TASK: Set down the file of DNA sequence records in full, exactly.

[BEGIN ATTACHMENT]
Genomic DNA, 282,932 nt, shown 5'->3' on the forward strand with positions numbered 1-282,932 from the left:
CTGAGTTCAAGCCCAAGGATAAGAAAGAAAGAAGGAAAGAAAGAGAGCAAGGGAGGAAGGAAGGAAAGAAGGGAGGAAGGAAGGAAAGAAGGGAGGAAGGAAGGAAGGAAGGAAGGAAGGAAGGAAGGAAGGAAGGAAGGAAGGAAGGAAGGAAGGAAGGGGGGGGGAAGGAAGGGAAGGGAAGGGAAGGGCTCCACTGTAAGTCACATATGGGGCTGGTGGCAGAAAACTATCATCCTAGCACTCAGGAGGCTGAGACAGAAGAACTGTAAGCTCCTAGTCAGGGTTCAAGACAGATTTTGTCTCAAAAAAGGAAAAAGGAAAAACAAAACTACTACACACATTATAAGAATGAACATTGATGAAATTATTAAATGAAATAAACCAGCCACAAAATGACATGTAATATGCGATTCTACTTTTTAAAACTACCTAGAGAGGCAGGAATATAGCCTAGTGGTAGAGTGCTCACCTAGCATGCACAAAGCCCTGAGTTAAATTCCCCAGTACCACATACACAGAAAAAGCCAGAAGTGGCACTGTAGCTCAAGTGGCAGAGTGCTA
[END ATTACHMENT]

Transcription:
Genomic DNA, 282,932 nt, shown 5'->3' on the forward strand with positions numbered 1-282,932 from the left:
CTGAGTTCAAGCCCAAGGATAAGAAAGAAAGAAGGAAAGAAAGAGAGCAAGGGAGGAAGGAAGGAAAGAAGGGAGGAAGGAAGGAAAGAAGGGAGGAAGGAAGGAAGGAAGGAAGGAAGGAAGGAAGGAAGGAAGGAAGGAAGGAAGGAAGGAAGGAAGGGGGGGGGAAGGAAGGGAAGGGAAGGGAAGGGCTCCACTGTAAGTCACATATGGGGCTGGTGGCAGAAAACTATCATCCTAGCACTCAGGAGGCTGAGACAGAAGAACTGTAAGCTCCTAGTCAGGGTTCAAGACAGATTTTGTCTCAAAAAAGGAAAAAGGAAAAACAAAACTACTACACACATTATAAGAATGAACATTGATGAAATTATTAAATGAAATAAACCAGCCACAAAATGACATGTAATATGCGATTCTACTTTTTAAAACTACCTAGAGAGGCAGGAATATAGCCTAGTGGTAGAGTGCTCACCTAGCATGCACAAAGCCCTGAGTTAAATTCCCCAGTACCACATACACAGAAAAAGCCAGAAGTGGCACTGTAGCTCAAGTGGCAGAGTGCTA